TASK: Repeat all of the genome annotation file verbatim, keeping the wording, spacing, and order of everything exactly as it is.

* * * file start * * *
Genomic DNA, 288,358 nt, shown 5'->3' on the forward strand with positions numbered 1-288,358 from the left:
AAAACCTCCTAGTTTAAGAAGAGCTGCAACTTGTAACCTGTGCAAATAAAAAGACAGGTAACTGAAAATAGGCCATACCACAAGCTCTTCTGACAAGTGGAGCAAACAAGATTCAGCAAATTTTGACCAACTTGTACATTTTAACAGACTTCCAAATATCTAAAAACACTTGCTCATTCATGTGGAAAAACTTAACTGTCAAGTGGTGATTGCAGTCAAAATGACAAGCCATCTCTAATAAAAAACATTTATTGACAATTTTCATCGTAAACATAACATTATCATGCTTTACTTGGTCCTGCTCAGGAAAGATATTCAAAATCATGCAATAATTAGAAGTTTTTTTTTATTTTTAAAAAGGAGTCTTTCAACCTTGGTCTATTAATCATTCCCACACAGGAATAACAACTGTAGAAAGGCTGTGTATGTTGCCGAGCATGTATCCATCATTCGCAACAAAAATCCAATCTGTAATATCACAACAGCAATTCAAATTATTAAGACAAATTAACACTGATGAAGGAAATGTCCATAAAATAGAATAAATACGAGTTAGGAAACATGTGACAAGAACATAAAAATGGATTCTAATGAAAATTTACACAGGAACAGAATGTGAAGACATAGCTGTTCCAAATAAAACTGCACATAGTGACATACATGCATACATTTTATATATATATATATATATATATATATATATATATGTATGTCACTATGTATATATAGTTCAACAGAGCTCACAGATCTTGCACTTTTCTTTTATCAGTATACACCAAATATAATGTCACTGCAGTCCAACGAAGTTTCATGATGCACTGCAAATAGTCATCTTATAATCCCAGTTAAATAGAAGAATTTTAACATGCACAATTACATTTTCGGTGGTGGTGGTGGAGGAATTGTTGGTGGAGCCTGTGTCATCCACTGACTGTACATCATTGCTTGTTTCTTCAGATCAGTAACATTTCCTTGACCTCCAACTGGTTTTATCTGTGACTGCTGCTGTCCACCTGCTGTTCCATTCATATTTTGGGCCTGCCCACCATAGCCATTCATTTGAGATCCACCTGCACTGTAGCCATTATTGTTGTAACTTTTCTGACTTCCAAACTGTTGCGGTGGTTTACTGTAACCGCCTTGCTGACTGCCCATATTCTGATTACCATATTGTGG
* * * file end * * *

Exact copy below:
Genomic DNA, 288,358 nt, shown 5'->3' on the forward strand with positions numbered 1-288,358 from the left:
AAAACCTCCTAGTTTAAGAAGAGCTGCAACTTGTAACCTGTGCAAATAAAAAGACAGGTAACTGAAAATAGGCCATACCACAAGCTCTTCTGACAAGTGGAGCAAACAAGATTCAGCAAATTTTGACCAACTTGTACATTTTAACAGACTTCCAAATATCTAAAAACACTTGCTCATTCATGTGGAAAAACTTAACTGTCAAGTGGTGATTGCAGTCAAAATGACAAGCCATCTCTAATAAAAAACATTTATTGACAATTTTCATCGTAAACATAACATTATCATGCTTTACTTGGTCCTGCTCAGGAAAGATATTCAAAATCATGCAATAATTAGAAGTTTTTTTTTATTTTTAAAAAGGAGTCTTTCAACCTTGGTCTATTAATCATTCCCACACAGGAATAACAACTGTAGAAAGGCTGTGTATGTTGCCGAGCATGTATCCATCATTCGCAACAAAAATCCAATCTGTAATATCACAACAGCAATTCAAATTATTAAGACAAATTAACACTGATGAAGGAAATGTCCATAAAATAGAATAAATACGAGTTAGGAAACATGTGACAAGAACATAAAAATGGATTCTAATGAAAATTTACACAGGAACAGAATGTGAAGACATAGCTGTTCCAAATAAAACTGCACATAGTGACATACATGCATACATTTTATATATATATATATATATATATATATATATATATGTATGTCACTATGTATATATAGTTCAACAGAGCTCACAGATCTTGCACTTTTCTTTTATCAGTATACACCAAATATAATGTCACTGCAGTCCAACGAAGTTTCATGATGCACTGCAAATAGTCATCTTATAATCCCAGTTAAATAGAAGAATTTTAACATGCACAATTACATTTTCGGTGGTGGTGGTGGAGGAATTGTTGGTGGAGCCTGTGTCATCCACTGACTGTACATCATTGCTTGTTTCTTCAGATCAGTAACATTTCCTTGACCTCCAACTGGTTTTATCTGTGACTGCTGCTGTCCACCTGCTGTTCCATTCATATTTTGGGCCTGCCCACCATAGCCATTCATTTGAGATCCACCTGCACTGTAGCCATTATTGTTGTAACTTTTCTGACTTCCAAACTGTTGCGGTGGTTTACTGTAACCGCCTTGCTGACTGCCCATATTCTGATTACCATATTGTGG